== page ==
THURSDAY, Nov. 10 (HealthDay News) -- Watching a scary movie can frighten you into selling your stocks too soon, a new study suggests.
The researchers explained that this is due to something called "social projection," in which people's own current feelings and inclinations heavily influence their assessment of others' state of mind and preferences.
This means that an investor who is scared assumes that other investors are also scared and that their fears will drive stock prices lower, prompting the investor to sell early, said study co-author Eduardo Andrade, an associate professor in the business school at the University of California, Berkeley.
"If I'm scared, I tend to project that you are scared," he said in a university news release. "If I feel like selling, I project that you are also going to sell, and that pushes me to sell earlier rather than later in anticipation of a drop in stock value."
In this study, the researchers examined whether emotions completely unrelated to the stock market could influence investor behavior. They had one group of volunteers watch horror movies while another group watched documentaries about Benjamin Franklin and Vincent Van Gogh.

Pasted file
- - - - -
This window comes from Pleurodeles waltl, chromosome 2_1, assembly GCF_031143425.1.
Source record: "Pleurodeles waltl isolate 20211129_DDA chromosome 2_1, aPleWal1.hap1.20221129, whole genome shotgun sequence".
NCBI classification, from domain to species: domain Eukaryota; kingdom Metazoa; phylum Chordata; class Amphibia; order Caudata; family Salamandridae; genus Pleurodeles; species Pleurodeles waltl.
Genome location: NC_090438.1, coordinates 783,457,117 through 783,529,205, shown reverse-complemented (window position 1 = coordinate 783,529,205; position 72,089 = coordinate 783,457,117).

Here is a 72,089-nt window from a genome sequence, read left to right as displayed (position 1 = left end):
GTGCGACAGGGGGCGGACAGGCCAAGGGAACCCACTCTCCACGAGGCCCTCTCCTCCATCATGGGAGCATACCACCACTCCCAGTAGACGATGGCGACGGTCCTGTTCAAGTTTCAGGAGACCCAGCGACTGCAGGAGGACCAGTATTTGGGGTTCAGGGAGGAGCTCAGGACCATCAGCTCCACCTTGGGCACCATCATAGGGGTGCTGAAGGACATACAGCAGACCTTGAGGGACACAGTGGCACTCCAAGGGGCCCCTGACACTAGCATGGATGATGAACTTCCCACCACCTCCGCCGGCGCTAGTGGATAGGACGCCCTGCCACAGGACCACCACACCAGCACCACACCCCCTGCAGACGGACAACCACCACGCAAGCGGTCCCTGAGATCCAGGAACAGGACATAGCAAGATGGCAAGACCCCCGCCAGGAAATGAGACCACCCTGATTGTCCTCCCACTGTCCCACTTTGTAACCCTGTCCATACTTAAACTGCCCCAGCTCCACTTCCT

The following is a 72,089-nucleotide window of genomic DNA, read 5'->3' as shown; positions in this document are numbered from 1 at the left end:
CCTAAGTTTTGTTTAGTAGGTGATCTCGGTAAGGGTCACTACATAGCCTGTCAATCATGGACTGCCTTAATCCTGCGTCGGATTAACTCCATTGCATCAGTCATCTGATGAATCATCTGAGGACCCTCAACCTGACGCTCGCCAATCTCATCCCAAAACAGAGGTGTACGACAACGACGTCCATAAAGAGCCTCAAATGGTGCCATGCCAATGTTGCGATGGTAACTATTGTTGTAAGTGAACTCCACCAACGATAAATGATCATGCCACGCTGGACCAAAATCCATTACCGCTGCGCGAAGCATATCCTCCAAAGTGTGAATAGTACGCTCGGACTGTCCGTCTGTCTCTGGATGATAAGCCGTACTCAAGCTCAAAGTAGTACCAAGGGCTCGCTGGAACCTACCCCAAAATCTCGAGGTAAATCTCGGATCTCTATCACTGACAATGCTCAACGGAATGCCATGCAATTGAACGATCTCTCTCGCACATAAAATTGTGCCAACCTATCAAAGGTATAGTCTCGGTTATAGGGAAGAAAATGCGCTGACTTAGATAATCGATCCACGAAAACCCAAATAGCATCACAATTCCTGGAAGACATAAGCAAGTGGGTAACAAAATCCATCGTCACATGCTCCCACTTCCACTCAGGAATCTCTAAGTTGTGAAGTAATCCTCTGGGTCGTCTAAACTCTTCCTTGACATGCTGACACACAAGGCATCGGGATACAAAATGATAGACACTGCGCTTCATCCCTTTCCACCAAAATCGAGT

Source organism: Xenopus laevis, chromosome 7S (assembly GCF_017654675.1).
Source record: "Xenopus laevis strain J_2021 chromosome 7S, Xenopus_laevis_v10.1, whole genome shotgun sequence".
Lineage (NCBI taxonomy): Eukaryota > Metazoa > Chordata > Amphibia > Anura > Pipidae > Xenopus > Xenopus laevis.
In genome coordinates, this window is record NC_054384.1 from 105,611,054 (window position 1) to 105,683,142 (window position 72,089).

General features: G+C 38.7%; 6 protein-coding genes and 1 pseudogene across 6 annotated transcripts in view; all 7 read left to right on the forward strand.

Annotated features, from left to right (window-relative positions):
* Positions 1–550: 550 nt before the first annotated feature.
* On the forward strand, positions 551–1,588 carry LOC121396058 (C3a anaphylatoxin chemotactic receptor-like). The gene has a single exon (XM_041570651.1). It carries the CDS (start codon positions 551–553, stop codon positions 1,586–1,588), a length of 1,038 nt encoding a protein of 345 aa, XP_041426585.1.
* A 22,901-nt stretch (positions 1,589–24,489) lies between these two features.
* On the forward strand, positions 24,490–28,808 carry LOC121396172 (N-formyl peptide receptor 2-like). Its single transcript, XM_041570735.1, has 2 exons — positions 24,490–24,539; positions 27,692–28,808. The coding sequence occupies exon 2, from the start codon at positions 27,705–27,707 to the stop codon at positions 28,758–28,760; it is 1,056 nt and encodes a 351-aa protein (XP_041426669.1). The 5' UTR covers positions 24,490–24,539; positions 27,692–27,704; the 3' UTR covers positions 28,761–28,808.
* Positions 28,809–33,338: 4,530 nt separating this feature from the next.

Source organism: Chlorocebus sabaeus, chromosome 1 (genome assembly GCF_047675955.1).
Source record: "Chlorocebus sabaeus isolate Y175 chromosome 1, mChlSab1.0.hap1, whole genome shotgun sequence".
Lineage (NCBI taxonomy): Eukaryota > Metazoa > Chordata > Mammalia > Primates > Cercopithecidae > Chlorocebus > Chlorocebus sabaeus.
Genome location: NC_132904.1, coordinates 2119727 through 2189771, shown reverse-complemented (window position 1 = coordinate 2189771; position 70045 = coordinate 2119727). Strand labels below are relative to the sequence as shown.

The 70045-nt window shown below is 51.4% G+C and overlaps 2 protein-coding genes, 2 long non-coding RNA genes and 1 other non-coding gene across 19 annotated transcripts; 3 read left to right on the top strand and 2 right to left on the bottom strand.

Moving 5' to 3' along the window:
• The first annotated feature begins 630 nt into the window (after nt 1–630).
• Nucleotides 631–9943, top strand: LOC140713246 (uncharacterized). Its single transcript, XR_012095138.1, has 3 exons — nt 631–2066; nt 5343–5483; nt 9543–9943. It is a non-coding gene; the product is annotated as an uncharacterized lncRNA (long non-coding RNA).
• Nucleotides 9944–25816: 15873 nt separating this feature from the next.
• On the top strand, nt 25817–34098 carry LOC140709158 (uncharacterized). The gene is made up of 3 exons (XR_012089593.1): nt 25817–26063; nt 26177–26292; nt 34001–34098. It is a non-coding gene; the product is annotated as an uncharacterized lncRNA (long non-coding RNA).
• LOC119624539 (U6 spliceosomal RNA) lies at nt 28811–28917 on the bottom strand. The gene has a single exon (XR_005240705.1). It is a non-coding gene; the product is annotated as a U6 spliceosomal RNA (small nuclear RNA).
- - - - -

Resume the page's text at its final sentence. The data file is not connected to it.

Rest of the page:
After watching the movies, the volunteers participated in a stock market simulation experiment. Those who watched the horror movies were more likely to sell early than those who watched the documentaries, the investigators found.
But fear triggered early selling only when participants were told that the value of the stock was affected by other people, not when they were told the stock value was randomly determined by a computer, where social projection was not a factor.
The findings suggest that being able to control fear is beneficial for investors.
"Generally speaking, those who made more money were those who decided to stay longer in the simulation game," Andrade said.
The study is published in the November issue of the Journal of Marketing Research.
The U.S. National Library of Medicine has more about mental health.
SOURCE: University of California, Berkeley, news release, Nov. 7, 2011
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